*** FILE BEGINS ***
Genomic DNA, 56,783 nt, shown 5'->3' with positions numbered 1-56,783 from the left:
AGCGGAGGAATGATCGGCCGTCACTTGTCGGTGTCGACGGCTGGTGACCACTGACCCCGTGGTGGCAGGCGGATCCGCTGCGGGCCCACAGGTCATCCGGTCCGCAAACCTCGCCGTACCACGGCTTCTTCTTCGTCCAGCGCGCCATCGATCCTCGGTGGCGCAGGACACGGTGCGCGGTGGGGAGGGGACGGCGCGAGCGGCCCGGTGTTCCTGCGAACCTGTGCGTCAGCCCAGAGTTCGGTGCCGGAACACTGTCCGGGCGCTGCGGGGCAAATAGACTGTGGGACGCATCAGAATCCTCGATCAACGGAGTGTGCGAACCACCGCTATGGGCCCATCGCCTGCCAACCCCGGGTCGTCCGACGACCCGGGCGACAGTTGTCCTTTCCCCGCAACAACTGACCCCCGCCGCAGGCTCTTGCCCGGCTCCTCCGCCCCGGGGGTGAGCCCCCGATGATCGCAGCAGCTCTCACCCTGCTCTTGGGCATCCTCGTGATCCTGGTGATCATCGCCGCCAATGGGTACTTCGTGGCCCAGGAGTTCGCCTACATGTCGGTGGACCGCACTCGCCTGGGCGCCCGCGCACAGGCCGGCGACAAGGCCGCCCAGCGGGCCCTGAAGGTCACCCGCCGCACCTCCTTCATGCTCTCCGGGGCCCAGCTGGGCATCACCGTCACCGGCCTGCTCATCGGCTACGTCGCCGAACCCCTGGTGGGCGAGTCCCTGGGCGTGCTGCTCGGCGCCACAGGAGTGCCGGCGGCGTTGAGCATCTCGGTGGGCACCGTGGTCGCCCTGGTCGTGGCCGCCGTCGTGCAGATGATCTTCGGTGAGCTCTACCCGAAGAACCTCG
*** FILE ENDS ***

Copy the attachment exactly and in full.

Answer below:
Genomic DNA, 56,783 nt, shown 5'->3' with positions numbered 1-56,783 from the left:
AGCGGAGGAATGATCGGCCGTCACTTGTCGGTGTCGACGGCTGGTGACCACTGACCCCGTGGTGGCAGGCGGATCCGCTGCGGGCCCACAGGTCATCCGGTCCGCAAACCTCGCCGTACCACGGCTTCTTCTTCGTCCAGCGCGCCATCGATCCTCGGTGGCGCAGGACACGGTGCGCGGTGGGGAGGGGACGGCGCGAGCGGCCCGGTGTTCCTGCGAACCTGTGCGTCAGCCCAGAGTTCGGTGCCGGAACACTGTCCGGGCGCTGCGGGGCAAATAGACTGTGGGACGCATCAGAATCCTCGATCAACGGAGTGTGCGAACCACCGCTATGGGCCCATCGCCTGCCAACCCCGGGTCGTCCGACGACCCGGGCGACAGTTGTCCTTTCCCCGCAACAACTGACCCCCGCCGCAGGCTCTTGCCCGGCTCCTCCGCCCCGGGGGTGAGCCCCCGATGATCGCAGCAGCTCTCACCCTGCTCTTGGGCATCCTCGTGATCCTGGTGATCATCGCCGCCAATGGGTACTTCGTGGCCCAGGAGTTCGCCTACATGTCGGTGGACCGCACTCGCCTGGGCGCCCGCGCACAGGCCGGCGACAAGGCCGCCCAGCGGGCCCTGAAGGTCACCCGCCGCACCTCCTTCATGCTCTCCGGGGCCCAGCTGGGCATCACCGTCACCGGCCTGCTCATCGGCTACGTCGCCGAACCCCTGGTGGGCGAGTCCCTGGGCGTGCTGCTCGGCGCCACAGGAGTGCCGGCGGCGTTGAGCATCTCGGTGGGCACCGTGGTCGCCCTGGTCGTGGCCGCCGTCGTGCAGATGATCTTCGGTGAGCTCTACCCGAAGAACCTCG